The long summer that led up to the last days of peace in Europe in 1939 — the vigil of the Nazi assault on Poland on 1 September and the ensuing Phoney War — gave little hint of the storm to come.
The long summer that led up to the last days of peace in Europe in 1939 — the vigil of the Nazi assault on Poland on 1 September and the ensuing Phoney War — gave little hint of the storm to come. As German troops engulfed Poland, however, the Nazi science of massacre was put to the test. Within two months of Hitler’s invasion, an estimated 5,000 Jews were murdered behind the Polish lines. Millions were subsequently starved to death.
Food is the central focus of this grimly absorbing enquiry into the second world war. At least 20 million people died of starvation and malnutrition during the conflict, according to Lizzie Collingham: a number almost equal to the 19.5 million military deaths. Dreadfully, Hitler’s plan to acquire ‘living space’ for German settlers in occupied eastern Europe required the wholesale removal of Slavs and other ‘useless mouths’.
Starvation was essential to Hitler’s war against the Jews. At Auschwitz in occupied Poland there was a chronic hunger unknown to free men. The daily 500-gram bread ration was not enough to survive on: gaining a Nachschlag — a ‘second helping’ — made the difference between life and death. According to the Auschwitz survivor Primo Levi, each day civilian trains passed his sub-camp of Monowitz with mocking advertisements for Knorr soup: ‘BESTE SUPPE KNORR SUPPE’, as if the prisoners could choose between one brand and another. At night in his dreams Levi conjured succulent dishes and fantasy menus.
The Nazi so-called Hunger Plan was the work of Hitler’s chief agronomist, Herbert Backe, who made possible the mass starvation of Slavs, Jews, gypsies and other ‘asocials’ and the diversion of foodstuffs to German civilians and the Wehrmacht. Food was thus integral to Hitler’s murderous racism, and its effects were seen to be calamitous. The British troops who liberated Belsen in April 1945 were profoundly disturbed by what they saw. It was not just the corpses; the prisoners before them were casualties of starvation.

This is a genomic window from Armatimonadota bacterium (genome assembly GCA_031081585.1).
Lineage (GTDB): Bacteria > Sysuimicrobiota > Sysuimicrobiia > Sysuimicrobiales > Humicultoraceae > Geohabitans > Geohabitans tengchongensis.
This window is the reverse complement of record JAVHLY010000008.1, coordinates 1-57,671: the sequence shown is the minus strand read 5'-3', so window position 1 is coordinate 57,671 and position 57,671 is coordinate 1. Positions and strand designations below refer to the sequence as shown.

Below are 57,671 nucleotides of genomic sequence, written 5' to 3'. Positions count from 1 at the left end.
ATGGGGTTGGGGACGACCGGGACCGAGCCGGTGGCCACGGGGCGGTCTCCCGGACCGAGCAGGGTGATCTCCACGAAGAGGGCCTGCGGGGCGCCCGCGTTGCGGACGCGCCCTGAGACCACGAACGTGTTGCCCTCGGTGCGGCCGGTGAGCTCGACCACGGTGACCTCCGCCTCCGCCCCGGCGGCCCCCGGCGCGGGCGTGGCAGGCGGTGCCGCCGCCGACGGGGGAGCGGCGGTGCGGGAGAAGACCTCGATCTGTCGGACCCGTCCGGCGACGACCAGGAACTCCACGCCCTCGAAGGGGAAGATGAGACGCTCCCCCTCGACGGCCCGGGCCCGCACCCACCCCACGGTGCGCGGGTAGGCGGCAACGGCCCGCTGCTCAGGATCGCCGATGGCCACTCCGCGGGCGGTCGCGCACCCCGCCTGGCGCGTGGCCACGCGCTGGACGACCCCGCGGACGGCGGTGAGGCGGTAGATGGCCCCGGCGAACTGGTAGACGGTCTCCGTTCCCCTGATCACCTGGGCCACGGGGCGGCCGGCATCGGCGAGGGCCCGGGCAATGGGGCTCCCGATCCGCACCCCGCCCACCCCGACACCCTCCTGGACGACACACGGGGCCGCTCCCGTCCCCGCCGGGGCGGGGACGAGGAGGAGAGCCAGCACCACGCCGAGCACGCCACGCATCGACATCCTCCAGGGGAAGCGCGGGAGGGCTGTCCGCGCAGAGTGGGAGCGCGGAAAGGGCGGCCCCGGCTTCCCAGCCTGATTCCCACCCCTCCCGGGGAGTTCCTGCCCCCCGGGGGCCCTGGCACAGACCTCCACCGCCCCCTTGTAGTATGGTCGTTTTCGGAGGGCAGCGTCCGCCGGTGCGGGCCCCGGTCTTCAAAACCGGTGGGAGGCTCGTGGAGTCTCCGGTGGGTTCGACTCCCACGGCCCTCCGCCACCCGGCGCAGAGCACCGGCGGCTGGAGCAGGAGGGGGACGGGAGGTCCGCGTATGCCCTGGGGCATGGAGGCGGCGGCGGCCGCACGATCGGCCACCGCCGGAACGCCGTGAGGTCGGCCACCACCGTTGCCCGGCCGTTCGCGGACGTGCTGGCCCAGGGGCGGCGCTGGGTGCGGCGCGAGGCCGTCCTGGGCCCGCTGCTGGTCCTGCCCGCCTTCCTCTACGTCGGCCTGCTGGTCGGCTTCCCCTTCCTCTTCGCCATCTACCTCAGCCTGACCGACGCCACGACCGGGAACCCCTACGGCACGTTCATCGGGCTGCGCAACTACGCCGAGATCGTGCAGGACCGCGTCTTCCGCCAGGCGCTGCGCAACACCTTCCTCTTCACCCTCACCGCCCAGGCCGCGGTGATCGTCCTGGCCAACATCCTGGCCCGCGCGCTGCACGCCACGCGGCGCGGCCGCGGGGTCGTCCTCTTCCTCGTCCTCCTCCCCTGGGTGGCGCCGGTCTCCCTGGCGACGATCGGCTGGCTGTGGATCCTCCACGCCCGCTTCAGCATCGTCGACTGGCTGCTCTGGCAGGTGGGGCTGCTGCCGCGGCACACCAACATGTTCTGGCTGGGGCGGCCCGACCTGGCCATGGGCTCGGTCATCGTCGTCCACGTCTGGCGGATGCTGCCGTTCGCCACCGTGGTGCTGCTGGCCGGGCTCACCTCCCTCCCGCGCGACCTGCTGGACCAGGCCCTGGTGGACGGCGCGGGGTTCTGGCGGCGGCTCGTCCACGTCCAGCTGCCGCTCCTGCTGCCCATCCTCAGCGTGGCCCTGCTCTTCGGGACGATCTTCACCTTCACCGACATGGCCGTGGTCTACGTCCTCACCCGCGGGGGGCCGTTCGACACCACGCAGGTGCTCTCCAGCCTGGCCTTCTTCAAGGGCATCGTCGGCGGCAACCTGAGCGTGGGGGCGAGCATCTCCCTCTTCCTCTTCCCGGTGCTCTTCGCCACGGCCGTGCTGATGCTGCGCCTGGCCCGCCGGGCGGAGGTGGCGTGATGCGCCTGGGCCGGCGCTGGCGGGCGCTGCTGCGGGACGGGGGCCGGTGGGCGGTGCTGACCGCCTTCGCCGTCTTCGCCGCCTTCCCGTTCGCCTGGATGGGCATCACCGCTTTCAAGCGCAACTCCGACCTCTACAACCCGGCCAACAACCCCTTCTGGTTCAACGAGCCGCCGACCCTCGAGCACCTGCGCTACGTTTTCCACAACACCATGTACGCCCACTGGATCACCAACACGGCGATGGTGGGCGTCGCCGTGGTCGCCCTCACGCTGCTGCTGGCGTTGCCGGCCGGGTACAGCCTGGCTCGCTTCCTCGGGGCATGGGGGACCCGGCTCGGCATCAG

For all his importance, Backe has not received due recognition, argues Collingham. As one of the Führer’s so-called Schreibtischtäter — ‘desk-murderers’ — he condemned millions to death at the stroke of a pen. Rather than face trial in the Soviet Union after the war, wretchedly, he hanged himself in his cell in 1947 at Nuremberg.
In the Pacific theatre of operations, the Japanese were no less cruel. The Nanking massacre of the winter of 1937–38 saw the bestial slaughter of some 150,000 Chinese civilians. China was viewed by Emperor Hirohito as a ‘treasure house of resources’ where quantities of food might be released to feed his subjects. However, Nanking was not tantamount to the genocidal ideology of National Socialism. While parallels certainly exist between Shintoist emperor-worship and the myths of the German Volk, there was no stink of the Nazi death camps to the cult of Hirohito; only cruelty.
In Britain, as in Germany, acute rationing obliged civilians to bend the rules. The Ministry of Food employed highly unpopular ‘meal-snoopers’ to prevent restaurants from serving illegal extra portions. Straitened circumstances produced myriad ersatz foodstuffs from dried banana powder to (apparently revolting) reconstituted mutton. The British government’s attempt to promote consumption of whale meat and snoek (‘snoek piquante’) came to nothing, however, and unwanted tins of the stuff were sold off as cat food.
In lively prose, Collingham documents the shoulder-padded spivs, racketeers and other flash sports who worked the black market in Britain. White bread was reckoned a patriotic alternative to Germany’s ‘barbaric’ loaf of rye, and it fell off the back of many a lorry. The only combatant nation to survive the war with a booming food industry, however, was the United States. ‘Why did we fight these people?’ a Japanese is quoted as saying. ‘Even their food was outsized.’ (American potatoes were seen to be two or three times as large as Japanese ones.)
Interestingly, only at the war’s end did Germany feel the pinch of hunger. Territories in the European east exploited by Herbert Backe and his agricultural cohorts were no longer able to supply the rations needed. Inevitably this led Germans to contrast the bounty of the Hitler period with the failure of the triumphant Allies to feed the civilians in their care. (Never mind that those same Germans had plundered, murdered and starved to death their European neighbours in the name of ‘nutritional freedom’.)
An excellent book, The Taste of War chronicles a largely untold story of the second world war, and it does so with scholarship and sympathy.
This article first appeared in the print edition of The Spectator magazine, dated February 5, 2011Tags: Book review, Food, Non-fiction, War history, Wartime, World War 2, Wwii